So, it's not “O come all ye faithful, joyful, and triumphant”—otherwise none of us could be there. No. Christmas is for the faithless, the joyless, and the defeated. Christmas is for the weary for the messed up and for the broken. If your life is not instagrammable, then Christmas is for you.

That is what "Joy to the World" mean. If we ask the question, What is so joyful about the Lord's coming - it is because the world is broken and He has come to restore the broken things of this world including us. The picture of the manger above is very similar to the manger that Jesus was laid in. Of course, mangers are animal feeding troughs but in ancient Israel, they were made of stone - not what you would see in a modern-day nativity scene. Not comfortable, but great for protection. That’s why those who were experts in this matter would put their newborn lambs in them for protection. But not just any lamb, the unblemished perfect lambs that were used in the sacrifice for sins. And Bethlehem, where Jesus was born was FAMOUS for their UNBLEMISHED LAMBS used for the sacrifice. These lambs had to be perfect so they would wrap them tightly in swaddling cloths and lie them in the manger to keep them safe.


This is exactly why the only time mangers are mentioned in Jesus’ birth story it is being told to shepherds. In Luke 2 it says:


“This will be a sign for you, you will find a baby wrapped in cloth and lying in a manger.”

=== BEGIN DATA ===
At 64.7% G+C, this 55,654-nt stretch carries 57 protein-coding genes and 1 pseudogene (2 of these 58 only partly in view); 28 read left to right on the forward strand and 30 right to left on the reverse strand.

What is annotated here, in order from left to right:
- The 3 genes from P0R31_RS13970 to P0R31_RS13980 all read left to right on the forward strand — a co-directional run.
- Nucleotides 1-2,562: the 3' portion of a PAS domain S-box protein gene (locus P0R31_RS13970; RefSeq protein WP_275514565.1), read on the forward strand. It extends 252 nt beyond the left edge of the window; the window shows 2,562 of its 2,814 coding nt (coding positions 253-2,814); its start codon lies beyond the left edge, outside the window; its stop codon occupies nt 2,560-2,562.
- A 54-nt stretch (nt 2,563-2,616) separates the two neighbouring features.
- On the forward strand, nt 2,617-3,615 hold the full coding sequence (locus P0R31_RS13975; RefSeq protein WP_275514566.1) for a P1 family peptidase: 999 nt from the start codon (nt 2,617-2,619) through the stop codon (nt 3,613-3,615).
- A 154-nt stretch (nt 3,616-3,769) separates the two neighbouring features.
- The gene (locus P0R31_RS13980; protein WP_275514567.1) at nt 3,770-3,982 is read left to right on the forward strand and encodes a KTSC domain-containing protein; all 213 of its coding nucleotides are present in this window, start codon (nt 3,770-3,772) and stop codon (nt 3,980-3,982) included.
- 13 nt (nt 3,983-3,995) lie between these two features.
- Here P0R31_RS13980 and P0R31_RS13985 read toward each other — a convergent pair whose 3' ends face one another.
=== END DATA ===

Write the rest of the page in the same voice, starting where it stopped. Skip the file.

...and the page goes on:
The shepherds would have understood this powerful parallel! THEY KNEW what the cloth and the manger meant! This baby would be THE PERFECT LAMB OF GOD! The Messiah who would sacrifice His life for the sins of the whole world. He wasn’t just a baby wrapped in swaddling clothes lying in a manger, He was GOD: perfect, sinless, and Holy, humbling Himself to become the perfect sacrifice to reconcile us back to Himself!! That my friend, that Perfect Lamb, is why "Joy to the World, the Lord is come!" That is why we celebrate Christmas! Jesus was bor to one day die for the penalty of our sins!


Isaiah, the prophet, spoke of another Messianic prophecy saying:

But he was pierced for our transgressions, he was crushed for our iniquities; the punishment that brought us peace was on him, and by his wounds, we are healed.

We all, like sheep, have gone astray, each of us has turned to our own way; and the Lord has laid on him the iniquity of us all.

- Isaiah 53:5-6

Author Max Lucado, pens these words saying:


If our greatest need had been information, God would have sent an educator. If our greatest need had been technology, God would have sent us a scientist. If our greatest need had been money, God would have sent us an economist. If our greatest need was pleasure then God could have sent an entertainer. But since our greatest need was forgiveness, God sent us a Saviour.

For me, this captures the essence of Christmas. God came to save us!

“For the wages of sin is death, but the free gift of God is eternal life through Christ Jesus our Lord.” - Romans 6:23


Sin has wages that we could not pay. God has gift that we cannot afford. And we are invited to choose to receive the free gift that God offers to us. The truth that Jesus came to earth is proof that God cares. Jesus did not come to make God’s love possible but to make God’s love visible. Christmas is the time and place when God pulls the curtains of heaven so we can see His face. Christmas is the answer to our question: Where is God? Who is God? God couldn’t make Himself bigger so He can impress us - so He made Himself smaller to dwell among us and attract us. The Christmas message is IMMANUEL! God came for us.. He wants to dwell with us if we will open up our hearts and let Him in! The salvation He offers means that there is hope and fullness of JOY is possible.